If, like me, you love your TV shows, then you simply must check out The Sons of Anarchy. It’s a story of the lives of a group of Hells Angels type characters that belong to a motorcycle club known as SAMCRO. Like most modern TV shows it’s a little violent, but the character depth is fantastic.
Occasionally, a storyline from one of these shows will grab my attention because it mirrors the real world. The last time this happened I wrote Dexter The Serial Killer: What a Great Listener and here is another one prompted by a scene from the Sons of Anarchy.
In the scene in question, the protagonist, Jackson Teller, has travelled from the USA to Belfast in Ireland to track down his missing son Abel who is just a few months old. When teller arrives he meets a priest who belongs with the IRA. The priest tells Teller that he has taken his son for safe keeping and that the life of SAMCRO is no life for his son Abel, a statement he made after confiding in Teller that he once knew his father John Teller, and listened to him in confession as he confided in him that he didn’t want his children to follow in his footsteps and live a life of crime, murder and betrayal in his motorcycle club (MC).
When Jackson Teller finally finds his son, he has been handed to foster parents. As he watches the parents taking his son for a stroll in a market he realises how happy and normal they appear to be. He is caught in the worst dilemma possible. If Abel stays with his foster parents then he will be raised in a safer environment than the one the MC can provide. Jackson realises that he never really had a choice when it came to his future. As a child of the MC he was always going to be a member of the MC. In a way he was raised to one day lead the MC.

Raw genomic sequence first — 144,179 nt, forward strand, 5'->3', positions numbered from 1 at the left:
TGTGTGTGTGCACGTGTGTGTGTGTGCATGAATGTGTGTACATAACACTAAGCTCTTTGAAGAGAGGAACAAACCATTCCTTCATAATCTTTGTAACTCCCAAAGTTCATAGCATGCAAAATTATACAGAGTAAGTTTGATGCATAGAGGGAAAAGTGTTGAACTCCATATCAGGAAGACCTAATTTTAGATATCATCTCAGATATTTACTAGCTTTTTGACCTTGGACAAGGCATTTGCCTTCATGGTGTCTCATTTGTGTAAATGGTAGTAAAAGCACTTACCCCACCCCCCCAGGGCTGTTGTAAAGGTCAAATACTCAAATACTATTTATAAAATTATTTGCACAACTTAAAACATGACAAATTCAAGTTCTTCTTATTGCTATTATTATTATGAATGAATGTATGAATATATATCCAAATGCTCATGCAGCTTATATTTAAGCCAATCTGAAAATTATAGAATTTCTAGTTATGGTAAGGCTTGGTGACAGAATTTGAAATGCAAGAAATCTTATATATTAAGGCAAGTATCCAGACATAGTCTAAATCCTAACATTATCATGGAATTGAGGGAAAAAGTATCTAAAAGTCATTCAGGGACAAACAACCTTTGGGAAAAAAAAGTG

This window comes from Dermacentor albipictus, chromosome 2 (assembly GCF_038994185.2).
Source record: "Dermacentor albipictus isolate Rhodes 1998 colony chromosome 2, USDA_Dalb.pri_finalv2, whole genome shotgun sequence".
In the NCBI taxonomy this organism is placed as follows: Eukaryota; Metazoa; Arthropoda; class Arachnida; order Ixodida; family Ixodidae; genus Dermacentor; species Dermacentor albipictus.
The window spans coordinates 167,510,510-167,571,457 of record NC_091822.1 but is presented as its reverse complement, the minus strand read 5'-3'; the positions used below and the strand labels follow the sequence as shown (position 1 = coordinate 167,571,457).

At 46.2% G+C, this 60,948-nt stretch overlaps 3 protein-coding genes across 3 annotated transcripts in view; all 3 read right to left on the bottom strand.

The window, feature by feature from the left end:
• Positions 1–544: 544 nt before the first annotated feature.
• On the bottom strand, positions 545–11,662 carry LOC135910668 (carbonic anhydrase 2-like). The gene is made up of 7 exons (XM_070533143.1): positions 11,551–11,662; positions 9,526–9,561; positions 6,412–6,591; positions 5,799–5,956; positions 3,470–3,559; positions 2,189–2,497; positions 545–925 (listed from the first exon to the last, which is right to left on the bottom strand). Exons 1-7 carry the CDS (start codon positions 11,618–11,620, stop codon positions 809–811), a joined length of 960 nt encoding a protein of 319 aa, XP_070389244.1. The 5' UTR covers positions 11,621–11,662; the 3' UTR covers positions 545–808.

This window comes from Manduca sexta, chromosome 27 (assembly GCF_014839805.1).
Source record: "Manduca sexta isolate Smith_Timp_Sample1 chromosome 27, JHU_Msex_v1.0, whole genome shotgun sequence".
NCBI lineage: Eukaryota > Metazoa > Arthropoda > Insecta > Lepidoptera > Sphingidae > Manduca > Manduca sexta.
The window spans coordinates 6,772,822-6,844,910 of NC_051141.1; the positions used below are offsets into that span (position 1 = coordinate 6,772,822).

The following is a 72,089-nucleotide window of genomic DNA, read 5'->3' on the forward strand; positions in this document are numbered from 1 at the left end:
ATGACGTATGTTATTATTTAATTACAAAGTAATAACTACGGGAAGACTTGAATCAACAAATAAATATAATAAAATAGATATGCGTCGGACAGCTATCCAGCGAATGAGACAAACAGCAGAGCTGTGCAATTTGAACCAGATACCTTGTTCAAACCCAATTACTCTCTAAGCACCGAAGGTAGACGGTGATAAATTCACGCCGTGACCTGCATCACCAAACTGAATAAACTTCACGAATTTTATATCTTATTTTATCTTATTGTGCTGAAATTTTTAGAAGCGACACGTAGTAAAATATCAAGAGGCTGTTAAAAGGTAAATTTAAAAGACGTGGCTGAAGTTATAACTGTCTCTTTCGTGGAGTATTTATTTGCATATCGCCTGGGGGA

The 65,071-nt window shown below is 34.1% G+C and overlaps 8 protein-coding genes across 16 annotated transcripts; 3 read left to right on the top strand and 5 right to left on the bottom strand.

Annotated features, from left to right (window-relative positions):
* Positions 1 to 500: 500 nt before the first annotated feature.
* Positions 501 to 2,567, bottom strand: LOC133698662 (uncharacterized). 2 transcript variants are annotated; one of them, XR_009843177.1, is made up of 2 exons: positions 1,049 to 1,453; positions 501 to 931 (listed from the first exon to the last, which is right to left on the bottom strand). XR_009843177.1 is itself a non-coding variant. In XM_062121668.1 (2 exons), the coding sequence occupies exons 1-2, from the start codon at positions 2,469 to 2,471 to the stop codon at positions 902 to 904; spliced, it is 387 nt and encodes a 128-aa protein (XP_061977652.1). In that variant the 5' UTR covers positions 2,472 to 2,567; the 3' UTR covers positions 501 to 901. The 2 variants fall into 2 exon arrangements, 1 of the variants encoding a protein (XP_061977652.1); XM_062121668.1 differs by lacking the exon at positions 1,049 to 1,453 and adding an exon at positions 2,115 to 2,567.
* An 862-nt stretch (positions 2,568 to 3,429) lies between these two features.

Teller decides to leave his son with his foster parents, but after the IRA kills them his son is returned to him unharmed.
Our lives are not dissimilar from young Abel’s. Our parents raised us and they passed onto us their beliefs and convictions. But they were not alone. Society also played a part. If gang members raised us then it’s highly likely that we would be raised to follow a similar path. If we were raised in a quiet catholic community by a group of schoolteachers then we are likely to follow a similar path. If our parents drink alcohol then we probably will, if they smoke then we will smoke, if they have a terrible diet and grow fat and unfit then we too will follow suit.
Of course not every tale ends like this. For every fatty there is a thinny. But it’s rare. We are all by-products of our upbringing. Classic societal conditioning at it’s very best. If Abel were a real life character then he would become a member of the MC. Not only would he be forced into a life that was forged for him but also it would make him proud.
When we are suffering from the worse habits and addictions, we need to remember where we came from. We are often here by design. We had no choice. So don’t beat yourself up about it. Don’t give yourself a hard time. Just have acceptance, forgiveness and move on. The past is the past. What you are is what you are. But you can change. You can choose to do things differently.
And this lesson didn’t just make me think of my own path. As a father it made me think of my son. Not only can I make different choices to ensure that I have a more fulfilling life, but that the choices I make for myself also impacts the future life of my son.
We are always searching for a catalyst for change. It’s easier to change habits when we can do it for some greater good. So choose your children. Focus on them and when you are stuck in the midst of your destructive habits ask yourself how is this going to affect the future of my flesh and blood.
If you can’t do it for yourself, do it for your children.
Photo courtesy of Ross Hawkes cc & flickr.com